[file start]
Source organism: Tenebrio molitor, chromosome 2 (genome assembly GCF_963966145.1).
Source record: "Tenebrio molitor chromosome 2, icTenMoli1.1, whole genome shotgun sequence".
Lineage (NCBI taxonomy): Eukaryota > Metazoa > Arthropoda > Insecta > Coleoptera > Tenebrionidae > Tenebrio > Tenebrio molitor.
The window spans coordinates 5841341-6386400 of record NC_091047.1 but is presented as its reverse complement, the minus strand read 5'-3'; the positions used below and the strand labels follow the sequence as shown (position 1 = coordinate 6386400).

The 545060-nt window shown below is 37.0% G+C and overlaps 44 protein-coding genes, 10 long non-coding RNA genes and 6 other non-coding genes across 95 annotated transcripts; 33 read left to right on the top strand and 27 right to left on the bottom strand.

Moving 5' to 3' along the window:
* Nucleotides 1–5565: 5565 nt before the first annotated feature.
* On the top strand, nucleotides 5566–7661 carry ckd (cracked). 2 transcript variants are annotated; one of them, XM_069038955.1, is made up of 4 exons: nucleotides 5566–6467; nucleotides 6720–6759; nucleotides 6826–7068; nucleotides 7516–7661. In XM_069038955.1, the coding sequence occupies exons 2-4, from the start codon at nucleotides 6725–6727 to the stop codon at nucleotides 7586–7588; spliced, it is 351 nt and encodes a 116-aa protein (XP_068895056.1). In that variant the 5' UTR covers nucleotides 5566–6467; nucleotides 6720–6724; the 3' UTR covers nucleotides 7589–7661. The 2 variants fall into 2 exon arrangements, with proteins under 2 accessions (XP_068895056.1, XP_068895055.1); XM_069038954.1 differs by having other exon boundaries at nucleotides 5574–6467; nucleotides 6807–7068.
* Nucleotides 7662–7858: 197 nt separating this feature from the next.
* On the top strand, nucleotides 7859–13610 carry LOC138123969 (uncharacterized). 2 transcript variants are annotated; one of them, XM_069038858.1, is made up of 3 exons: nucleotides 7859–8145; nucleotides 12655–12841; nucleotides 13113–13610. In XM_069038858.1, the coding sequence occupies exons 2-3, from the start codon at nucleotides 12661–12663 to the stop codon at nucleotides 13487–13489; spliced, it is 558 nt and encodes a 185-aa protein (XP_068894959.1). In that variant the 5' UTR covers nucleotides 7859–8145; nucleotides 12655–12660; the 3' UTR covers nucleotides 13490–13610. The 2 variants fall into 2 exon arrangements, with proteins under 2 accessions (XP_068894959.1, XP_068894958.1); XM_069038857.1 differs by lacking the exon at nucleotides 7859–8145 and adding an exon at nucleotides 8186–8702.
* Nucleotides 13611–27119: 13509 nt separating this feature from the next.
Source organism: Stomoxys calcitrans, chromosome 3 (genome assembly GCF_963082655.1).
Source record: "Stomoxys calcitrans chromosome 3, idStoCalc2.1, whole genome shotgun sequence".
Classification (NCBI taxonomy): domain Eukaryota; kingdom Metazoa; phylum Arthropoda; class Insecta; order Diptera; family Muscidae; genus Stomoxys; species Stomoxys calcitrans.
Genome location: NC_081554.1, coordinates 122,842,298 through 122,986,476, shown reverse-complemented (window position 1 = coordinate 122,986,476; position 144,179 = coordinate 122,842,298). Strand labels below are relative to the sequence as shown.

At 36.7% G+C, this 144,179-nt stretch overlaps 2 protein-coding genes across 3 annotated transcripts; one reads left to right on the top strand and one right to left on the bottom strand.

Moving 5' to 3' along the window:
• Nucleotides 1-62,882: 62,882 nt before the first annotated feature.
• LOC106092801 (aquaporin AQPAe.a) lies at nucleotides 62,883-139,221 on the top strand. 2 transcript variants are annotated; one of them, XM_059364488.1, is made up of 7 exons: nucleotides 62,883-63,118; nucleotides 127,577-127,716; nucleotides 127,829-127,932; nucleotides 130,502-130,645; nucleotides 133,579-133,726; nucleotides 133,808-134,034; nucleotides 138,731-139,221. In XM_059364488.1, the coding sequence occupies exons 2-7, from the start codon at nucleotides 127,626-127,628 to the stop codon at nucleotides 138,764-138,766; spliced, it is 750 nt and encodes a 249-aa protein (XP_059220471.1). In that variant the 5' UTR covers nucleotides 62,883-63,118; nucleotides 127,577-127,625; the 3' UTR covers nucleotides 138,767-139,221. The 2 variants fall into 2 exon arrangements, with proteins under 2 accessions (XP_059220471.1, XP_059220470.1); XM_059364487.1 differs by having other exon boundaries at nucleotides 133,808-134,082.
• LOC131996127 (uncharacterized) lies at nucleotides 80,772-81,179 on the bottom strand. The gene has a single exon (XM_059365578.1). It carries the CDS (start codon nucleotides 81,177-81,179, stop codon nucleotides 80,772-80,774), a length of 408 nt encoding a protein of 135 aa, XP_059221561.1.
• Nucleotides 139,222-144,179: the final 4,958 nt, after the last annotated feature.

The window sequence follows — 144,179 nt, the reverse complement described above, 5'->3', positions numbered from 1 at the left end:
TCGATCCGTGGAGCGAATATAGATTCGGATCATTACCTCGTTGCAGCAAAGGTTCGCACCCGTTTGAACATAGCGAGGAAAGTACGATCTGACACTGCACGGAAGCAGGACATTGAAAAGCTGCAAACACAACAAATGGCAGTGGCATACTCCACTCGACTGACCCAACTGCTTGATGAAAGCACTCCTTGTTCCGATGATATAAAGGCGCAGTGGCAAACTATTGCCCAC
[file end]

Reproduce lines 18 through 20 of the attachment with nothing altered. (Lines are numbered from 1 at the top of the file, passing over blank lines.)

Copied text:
• Nucleotides 1-62,882: 62,882 nt before the first annotated feature.
• LOC106092801 (aquaporin AQPAe.a) lies at nucleotides 62,883-139,221 on the top strand. 2 transcript variants are annotated; one of them, XM_059364488.1, is made up of 7 exons: nucleotides 62,883-63,118; nucleotides 127,577-127,716; nucleotides 127,829-127,932; nucleotides 130,502-130,645; nucleotides 133,579-133,726; nucleotides 133,808-134,034; nucleotides 138,731-139,221. In XM_059364488.1, the coding sequence occupies exons 2-7, from the start codon at nucleotides 127,626-127,628 to the stop codon at nucleotides 138,764-138,766; spliced, it is 750 nt and encodes a 249-aa protein (XP_059220471.1). In that variant the 5' UTR covers nucleotides 62,883-63,118; nucleotides 127,577-127,625; the 3' UTR covers nucleotides 138,767-139,221. The 2 variants fall into 2 exon arrangements, with proteins under 2 accessions (XP_059220471.1, XP_059220470.1); XM_059364487.1 differs by having other exon boundaries at nucleotides 133,808-134,082.
• LOC131996127 (uncharacterized) lies at nucleotides 80,772-81,179 on the bottom strand. The gene has a single exon (XM_059365578.1). It carries the CDS (start codon nucleotides 81,177-81,179, stop codon nucleotides 80,772-80,774), a length of 408 nt encoding a protein of 135 aa, XP_059221561.1.